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Water resources engineering is the quantitative study of the hydrologic cycle the distribution and circulation of water linking the earth’s atmosphere, land and oceans. Surface runoff is measured as the difference between precipitation and abstractions, such as infiltration (which replenishes groundwater flow), surface storage and evaporation. Applications include the management of the urban water supply, the design of urban storm-sewer systems, and flood forecasting. Hydraulic engineering consists of the application of fluid mechanics to water flowing in an isolated environment (pipe, pump) or in an open channel (river, lake, and ocean). Civil engineers are primarily concerned with open channel flow, which is governed by the interdependent interaction between the water and the channel.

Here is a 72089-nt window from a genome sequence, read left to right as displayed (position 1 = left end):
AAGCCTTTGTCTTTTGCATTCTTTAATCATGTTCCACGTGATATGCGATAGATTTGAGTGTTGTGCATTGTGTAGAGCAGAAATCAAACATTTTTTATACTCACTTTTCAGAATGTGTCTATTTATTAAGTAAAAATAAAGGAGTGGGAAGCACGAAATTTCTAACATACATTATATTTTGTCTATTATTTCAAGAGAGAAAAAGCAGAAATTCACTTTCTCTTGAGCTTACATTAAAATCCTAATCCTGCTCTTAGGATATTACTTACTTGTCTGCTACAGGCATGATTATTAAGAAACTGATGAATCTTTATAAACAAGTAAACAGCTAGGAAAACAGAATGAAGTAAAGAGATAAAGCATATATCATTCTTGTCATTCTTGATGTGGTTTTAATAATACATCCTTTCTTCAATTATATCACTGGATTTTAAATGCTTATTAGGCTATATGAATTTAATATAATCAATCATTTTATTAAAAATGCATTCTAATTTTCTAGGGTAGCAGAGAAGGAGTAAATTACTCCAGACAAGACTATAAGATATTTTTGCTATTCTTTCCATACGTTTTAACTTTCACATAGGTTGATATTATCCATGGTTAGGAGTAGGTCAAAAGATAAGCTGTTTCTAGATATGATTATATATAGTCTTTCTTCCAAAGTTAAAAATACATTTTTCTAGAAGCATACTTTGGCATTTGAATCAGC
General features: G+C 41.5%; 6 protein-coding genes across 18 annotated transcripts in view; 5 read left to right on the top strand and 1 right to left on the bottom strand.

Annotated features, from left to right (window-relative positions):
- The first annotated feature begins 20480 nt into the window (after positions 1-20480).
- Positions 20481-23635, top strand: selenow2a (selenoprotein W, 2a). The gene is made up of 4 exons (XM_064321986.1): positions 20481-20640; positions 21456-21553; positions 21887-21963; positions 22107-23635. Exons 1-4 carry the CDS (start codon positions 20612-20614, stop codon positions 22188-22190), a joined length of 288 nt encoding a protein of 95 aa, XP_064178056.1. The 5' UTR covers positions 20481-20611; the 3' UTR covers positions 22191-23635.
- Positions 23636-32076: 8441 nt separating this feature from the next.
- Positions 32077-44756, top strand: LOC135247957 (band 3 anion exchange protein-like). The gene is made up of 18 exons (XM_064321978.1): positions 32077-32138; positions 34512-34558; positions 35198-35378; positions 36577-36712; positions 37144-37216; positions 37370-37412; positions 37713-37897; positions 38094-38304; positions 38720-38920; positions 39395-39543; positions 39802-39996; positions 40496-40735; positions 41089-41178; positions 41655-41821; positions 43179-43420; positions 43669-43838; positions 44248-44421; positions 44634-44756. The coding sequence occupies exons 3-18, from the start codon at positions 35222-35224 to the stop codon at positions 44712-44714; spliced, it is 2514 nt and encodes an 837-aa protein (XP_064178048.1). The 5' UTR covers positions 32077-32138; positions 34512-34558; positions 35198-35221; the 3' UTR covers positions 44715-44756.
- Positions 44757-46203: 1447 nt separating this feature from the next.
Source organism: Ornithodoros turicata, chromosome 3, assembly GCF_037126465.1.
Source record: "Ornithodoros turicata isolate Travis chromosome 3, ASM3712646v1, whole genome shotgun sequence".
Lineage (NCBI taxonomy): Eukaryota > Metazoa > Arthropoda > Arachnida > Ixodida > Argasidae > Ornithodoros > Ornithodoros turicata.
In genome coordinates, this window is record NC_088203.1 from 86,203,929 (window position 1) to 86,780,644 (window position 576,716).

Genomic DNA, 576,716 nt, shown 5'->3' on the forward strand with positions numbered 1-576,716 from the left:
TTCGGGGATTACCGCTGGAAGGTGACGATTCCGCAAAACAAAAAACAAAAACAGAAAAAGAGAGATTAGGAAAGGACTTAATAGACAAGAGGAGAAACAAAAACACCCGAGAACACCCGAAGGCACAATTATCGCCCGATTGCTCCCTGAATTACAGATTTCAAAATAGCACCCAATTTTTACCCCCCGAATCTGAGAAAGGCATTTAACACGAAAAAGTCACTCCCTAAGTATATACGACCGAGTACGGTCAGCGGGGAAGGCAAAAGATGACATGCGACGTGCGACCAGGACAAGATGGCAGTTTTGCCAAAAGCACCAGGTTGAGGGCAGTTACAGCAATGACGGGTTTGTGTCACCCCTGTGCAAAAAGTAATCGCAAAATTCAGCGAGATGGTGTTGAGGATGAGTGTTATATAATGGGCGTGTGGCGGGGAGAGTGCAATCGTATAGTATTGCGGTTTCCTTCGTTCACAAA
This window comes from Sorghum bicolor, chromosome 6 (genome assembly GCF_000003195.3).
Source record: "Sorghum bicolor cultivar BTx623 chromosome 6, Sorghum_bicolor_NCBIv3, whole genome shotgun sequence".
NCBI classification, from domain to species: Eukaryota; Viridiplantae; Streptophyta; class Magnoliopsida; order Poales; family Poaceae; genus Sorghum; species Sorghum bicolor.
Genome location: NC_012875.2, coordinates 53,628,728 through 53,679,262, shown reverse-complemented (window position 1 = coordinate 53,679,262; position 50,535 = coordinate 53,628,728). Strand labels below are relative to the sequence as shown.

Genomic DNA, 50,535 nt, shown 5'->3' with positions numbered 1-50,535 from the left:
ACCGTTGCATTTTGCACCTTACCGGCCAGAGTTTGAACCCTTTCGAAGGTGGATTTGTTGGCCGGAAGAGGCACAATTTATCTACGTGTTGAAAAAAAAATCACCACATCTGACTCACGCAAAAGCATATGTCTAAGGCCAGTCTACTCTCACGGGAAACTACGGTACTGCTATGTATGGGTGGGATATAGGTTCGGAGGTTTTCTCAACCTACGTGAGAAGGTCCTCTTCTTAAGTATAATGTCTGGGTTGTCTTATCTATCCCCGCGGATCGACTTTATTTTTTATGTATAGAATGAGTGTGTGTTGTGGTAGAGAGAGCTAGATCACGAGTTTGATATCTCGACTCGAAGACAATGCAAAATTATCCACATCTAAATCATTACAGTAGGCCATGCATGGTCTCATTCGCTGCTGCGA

The purposes of this book, includes both water use and water excess management. The fundamental water resources engineering processes are the hydrologic processes and the hydraulic processes. The hydrologic processes include rainfall, evaporation, infiltration, rainfall-runoff and routing, all of which can be further subdivided into other processes. Knowledge of the hydrologic and hydraulic processes is extended to the design and analysis aspects.

Water resources development has had a long history basically beginning when humans changed from being hunters and food gatherers to developing of agriculture and settlements. This book builds on that knowledge to present state-of-the-an concepts and practices in water resources engineering.